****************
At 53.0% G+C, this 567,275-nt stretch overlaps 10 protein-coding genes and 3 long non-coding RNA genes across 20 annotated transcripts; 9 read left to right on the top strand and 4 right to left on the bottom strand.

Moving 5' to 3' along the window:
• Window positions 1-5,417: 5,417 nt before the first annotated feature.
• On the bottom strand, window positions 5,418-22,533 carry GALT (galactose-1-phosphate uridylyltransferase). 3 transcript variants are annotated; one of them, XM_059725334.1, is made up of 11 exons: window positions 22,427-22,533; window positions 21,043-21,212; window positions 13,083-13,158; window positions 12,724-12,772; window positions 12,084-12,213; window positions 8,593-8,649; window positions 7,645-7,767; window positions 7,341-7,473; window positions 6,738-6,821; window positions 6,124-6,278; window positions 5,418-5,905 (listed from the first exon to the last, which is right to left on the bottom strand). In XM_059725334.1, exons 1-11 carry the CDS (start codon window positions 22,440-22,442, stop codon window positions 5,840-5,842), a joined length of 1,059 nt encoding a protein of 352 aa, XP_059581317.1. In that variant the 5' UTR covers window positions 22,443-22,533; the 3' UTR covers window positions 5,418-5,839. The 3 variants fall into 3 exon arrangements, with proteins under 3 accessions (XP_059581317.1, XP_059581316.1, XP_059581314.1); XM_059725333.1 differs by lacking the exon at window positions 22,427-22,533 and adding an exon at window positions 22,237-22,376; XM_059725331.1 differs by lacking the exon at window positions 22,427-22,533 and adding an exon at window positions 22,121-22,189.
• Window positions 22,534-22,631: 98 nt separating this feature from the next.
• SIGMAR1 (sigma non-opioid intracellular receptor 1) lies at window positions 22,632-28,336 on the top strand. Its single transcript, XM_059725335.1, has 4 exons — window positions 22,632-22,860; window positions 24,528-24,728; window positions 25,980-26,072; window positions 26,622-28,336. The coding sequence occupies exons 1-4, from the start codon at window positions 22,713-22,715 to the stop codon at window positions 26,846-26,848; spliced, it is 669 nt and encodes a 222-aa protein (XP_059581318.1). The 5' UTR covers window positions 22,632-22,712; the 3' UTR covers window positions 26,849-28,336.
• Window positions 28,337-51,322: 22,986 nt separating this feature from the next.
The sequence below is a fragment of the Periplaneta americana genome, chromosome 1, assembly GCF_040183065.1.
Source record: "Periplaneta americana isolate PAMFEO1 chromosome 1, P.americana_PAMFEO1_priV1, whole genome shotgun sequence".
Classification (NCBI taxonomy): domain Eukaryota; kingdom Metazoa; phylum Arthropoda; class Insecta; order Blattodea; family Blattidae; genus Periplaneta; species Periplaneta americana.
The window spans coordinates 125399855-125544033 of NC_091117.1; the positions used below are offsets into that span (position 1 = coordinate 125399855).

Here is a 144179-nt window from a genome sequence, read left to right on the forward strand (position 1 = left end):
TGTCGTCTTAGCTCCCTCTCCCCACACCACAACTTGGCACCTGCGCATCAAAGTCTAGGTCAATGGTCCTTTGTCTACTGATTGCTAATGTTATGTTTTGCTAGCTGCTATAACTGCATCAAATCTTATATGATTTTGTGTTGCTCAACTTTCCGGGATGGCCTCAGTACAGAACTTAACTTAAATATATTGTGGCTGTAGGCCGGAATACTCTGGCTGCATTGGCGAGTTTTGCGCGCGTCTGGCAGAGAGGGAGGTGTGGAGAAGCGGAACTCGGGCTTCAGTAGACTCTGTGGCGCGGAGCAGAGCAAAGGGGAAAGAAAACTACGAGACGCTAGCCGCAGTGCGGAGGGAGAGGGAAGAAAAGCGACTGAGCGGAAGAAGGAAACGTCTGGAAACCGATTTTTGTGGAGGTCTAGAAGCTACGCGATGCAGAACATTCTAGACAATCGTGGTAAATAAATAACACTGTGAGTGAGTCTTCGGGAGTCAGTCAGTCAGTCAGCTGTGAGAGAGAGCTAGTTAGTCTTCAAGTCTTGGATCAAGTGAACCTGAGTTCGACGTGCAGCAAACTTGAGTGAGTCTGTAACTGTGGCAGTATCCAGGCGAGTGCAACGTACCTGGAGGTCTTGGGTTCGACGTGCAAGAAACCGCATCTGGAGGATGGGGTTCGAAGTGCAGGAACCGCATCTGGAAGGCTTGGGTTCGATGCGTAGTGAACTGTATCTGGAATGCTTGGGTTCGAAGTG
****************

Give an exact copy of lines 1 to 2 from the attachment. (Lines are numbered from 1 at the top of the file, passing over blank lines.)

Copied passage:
At 53.0% G+C, this 567,275-nt stretch overlaps 10 protein-coding genes and 3 long non-coding RNA genes across 20 annotated transcripts; 9 read left to right on the top strand and 4 right to left on the bottom strand.

Moving 5' to 3' along the window: